Bartenfelder takes the high road

September 13, 2010

"No" is easy, but courage is hard and needs to be celebrated, not denigrated, when it is exhibited. Those words were written just a few weeks ago in The Baltimore Sun by Doug Siglin, the federal affairs director of the Chesapeake Bay Foundation, about Sen. Ben Cardin.

Mr. Cardin has been vilified recently for his steadfast fight for a bill to clean up the bay that is raising the hackles of some industry groups, whose chorus of negativity threatens to drown out support from many respected members of the scientific community.

Mr. Siglin's words could easily apply to another political battle that is culminating this week in Baltimore County, the contest for county executive between two 16-year warhorses on the County Council, Kevin Kamenetz and Joe Bartenfelder.

Mr. Kamenetz's election strategy has consisted of an ugly, mudslinging smear campaign; a relentless barrage of negative TV advertising and jumbo postcards filled with innuendo, false claims and distorted photographs of his opponent, filling voters with questions and doubts about his Mr. Bartenfelder. His bloated war chest has even paid to create a misleading web site using Mr. Bartenfelder's name, filled with more of the same.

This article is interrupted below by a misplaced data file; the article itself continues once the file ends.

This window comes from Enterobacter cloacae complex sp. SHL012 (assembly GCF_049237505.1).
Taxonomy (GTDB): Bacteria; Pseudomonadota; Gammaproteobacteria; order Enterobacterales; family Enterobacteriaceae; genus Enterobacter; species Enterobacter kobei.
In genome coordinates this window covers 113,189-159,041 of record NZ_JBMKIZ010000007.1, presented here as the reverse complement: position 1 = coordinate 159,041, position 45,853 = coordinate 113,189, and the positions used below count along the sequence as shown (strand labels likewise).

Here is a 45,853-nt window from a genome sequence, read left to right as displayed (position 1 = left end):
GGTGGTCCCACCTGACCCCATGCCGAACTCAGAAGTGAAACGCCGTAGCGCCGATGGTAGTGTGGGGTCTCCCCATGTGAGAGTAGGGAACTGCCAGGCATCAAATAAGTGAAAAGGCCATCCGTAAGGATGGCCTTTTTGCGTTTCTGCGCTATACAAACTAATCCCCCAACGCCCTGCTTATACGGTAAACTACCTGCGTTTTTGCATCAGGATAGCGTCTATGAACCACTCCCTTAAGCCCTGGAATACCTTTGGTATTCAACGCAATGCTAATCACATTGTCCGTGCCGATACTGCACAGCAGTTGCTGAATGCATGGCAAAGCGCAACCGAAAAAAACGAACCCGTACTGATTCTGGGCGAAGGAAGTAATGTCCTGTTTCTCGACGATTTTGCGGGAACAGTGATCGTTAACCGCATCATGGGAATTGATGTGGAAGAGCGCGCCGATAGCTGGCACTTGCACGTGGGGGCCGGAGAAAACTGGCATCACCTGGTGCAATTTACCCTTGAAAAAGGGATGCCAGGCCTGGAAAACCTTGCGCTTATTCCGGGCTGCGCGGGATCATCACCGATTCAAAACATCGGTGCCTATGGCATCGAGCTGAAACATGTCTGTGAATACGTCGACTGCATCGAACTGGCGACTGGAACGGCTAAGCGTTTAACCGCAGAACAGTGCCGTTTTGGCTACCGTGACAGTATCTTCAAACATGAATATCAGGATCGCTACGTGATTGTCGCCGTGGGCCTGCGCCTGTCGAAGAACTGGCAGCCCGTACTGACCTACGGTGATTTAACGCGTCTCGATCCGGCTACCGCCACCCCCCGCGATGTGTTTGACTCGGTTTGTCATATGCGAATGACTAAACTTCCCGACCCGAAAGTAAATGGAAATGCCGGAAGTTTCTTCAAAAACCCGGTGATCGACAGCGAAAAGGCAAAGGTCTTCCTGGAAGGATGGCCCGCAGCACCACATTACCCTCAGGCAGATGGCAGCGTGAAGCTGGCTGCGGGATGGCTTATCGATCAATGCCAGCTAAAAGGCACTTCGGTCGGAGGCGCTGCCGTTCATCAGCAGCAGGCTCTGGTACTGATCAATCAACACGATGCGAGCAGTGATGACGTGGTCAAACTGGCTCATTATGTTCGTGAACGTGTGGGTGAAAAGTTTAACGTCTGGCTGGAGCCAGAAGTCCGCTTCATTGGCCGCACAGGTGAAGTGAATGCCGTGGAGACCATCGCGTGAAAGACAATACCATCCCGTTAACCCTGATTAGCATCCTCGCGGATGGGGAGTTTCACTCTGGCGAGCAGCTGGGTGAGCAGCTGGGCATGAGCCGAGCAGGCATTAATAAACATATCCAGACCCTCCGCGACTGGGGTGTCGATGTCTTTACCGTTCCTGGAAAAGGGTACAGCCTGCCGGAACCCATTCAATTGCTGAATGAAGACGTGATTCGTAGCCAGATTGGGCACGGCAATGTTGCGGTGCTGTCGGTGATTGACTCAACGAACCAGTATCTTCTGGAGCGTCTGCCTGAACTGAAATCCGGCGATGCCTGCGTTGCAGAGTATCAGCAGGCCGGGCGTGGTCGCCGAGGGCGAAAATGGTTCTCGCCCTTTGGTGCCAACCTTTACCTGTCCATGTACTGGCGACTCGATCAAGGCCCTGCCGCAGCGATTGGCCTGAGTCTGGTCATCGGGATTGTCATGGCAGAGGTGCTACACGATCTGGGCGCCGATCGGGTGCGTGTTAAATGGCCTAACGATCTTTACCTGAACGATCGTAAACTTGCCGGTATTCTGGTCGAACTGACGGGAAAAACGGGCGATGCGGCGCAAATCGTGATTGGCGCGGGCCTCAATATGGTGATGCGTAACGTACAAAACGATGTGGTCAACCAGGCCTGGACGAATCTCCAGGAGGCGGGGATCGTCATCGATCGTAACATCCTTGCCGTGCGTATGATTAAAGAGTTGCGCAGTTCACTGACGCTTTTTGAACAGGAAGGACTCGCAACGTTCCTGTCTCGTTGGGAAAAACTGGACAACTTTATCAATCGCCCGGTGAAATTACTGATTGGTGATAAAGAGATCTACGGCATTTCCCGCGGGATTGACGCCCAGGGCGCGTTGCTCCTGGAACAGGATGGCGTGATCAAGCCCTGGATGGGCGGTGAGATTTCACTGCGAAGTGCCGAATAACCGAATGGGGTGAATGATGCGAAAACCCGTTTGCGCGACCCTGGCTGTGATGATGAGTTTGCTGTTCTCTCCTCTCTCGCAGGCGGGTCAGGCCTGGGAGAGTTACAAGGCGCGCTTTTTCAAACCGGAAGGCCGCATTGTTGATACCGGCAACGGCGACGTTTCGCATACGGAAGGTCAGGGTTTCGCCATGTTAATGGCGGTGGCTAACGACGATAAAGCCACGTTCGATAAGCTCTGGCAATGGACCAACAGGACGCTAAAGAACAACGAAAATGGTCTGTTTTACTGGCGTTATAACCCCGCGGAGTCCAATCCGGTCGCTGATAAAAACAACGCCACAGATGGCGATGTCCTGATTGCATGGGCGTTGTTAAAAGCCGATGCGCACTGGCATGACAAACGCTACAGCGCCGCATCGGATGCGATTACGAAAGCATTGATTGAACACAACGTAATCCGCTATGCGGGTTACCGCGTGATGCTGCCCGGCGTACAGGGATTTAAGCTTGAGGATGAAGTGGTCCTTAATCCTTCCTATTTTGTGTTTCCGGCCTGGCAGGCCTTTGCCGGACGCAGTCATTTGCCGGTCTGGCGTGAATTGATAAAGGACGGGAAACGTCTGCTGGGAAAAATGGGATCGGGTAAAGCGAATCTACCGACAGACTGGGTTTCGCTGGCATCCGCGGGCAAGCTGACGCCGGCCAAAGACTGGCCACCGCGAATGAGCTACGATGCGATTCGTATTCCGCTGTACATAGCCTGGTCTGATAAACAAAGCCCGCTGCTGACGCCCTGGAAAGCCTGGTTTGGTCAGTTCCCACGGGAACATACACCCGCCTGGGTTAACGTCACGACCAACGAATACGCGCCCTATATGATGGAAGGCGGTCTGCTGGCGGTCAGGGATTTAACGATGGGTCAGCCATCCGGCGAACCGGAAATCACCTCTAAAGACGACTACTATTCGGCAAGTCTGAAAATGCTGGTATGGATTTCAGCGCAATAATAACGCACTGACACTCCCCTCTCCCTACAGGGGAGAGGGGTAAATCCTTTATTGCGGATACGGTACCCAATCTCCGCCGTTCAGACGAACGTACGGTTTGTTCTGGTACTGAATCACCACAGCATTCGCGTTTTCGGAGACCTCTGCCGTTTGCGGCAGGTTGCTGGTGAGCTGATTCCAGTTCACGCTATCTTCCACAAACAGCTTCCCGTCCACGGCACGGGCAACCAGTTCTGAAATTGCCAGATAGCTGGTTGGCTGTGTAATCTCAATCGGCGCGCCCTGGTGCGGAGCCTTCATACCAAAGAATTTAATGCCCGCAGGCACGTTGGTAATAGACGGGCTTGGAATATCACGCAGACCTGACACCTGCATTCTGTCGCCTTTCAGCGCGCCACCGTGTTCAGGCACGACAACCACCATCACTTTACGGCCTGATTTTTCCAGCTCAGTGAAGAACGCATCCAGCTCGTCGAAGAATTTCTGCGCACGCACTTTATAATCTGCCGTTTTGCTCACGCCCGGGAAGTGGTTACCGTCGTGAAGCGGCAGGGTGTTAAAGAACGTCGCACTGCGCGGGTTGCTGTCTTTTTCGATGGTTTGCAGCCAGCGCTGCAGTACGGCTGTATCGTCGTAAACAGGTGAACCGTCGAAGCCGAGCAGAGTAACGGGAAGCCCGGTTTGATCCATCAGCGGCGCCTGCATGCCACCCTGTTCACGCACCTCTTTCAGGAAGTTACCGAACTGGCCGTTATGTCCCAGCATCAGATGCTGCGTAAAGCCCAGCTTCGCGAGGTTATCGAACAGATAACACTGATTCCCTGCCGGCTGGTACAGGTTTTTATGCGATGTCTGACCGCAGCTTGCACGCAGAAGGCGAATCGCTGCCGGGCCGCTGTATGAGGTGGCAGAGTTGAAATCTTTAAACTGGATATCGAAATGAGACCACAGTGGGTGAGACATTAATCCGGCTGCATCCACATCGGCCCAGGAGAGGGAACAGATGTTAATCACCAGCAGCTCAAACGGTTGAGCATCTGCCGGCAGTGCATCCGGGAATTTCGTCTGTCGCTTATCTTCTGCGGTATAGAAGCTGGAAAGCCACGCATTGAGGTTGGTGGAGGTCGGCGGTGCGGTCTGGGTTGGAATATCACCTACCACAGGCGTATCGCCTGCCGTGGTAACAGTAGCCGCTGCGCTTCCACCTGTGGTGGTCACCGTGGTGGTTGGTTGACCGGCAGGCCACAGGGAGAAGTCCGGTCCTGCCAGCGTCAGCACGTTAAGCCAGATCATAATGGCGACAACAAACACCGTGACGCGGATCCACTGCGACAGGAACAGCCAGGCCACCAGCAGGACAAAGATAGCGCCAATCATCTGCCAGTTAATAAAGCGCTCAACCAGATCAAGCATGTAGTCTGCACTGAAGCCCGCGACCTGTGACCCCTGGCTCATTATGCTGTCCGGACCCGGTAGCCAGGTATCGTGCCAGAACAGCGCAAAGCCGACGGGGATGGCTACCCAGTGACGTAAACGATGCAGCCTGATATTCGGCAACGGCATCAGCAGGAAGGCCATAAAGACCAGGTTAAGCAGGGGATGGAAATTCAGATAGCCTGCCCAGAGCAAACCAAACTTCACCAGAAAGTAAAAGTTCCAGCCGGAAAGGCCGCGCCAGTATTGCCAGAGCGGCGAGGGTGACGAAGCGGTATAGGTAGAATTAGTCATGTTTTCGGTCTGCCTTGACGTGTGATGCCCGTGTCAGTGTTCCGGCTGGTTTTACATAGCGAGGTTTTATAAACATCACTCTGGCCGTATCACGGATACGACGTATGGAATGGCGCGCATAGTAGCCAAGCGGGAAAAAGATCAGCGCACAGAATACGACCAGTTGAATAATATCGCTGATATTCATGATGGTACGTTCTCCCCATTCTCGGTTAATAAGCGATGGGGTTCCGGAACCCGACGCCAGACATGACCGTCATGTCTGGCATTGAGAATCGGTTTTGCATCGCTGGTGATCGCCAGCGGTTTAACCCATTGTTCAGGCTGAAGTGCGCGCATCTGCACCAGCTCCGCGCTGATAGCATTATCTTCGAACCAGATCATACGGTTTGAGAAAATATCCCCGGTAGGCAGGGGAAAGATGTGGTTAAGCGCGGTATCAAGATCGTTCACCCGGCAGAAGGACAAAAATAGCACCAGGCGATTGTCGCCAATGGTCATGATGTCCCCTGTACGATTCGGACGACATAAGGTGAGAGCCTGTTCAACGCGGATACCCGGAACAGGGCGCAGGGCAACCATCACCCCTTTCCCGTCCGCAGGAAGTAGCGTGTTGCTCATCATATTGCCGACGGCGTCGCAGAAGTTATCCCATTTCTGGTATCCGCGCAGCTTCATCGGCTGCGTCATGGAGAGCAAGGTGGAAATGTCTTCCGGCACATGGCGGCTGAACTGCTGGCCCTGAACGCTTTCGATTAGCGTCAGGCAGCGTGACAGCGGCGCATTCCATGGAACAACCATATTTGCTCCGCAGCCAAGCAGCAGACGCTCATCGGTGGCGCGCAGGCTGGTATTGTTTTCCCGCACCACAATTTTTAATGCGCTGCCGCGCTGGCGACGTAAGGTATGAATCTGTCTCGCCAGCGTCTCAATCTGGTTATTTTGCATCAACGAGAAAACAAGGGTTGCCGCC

Mr. Bartenfelder, on the other hand, has offered the electorate a positive campaign focused on his 28-year record of accomplishment. Despite ample provocation, he has not permitted a single component of his political campaign to sink below his ethical standards, and he has maintained a consistently affirmative approach to the race.

After the record of votes and horse-trading is over, a political campaign is the ultimate way for the voter to judge a candidate's character. The way the candidate chooses to conduct his campaign reflects on his integrity and personal values.

"'No' is easy, but courage is hard and needs to be celebrated." Joe Bartenfelder has said "No" to the cheap and easy 30-second sound bite. Rather, it takes an hour to sit down with constituents and discuss nuanced positions, listen to each other's concerns, and arrive at a consensus. That is the kind of county executive voters deserve.

Ruth Goldstein, Baltimore

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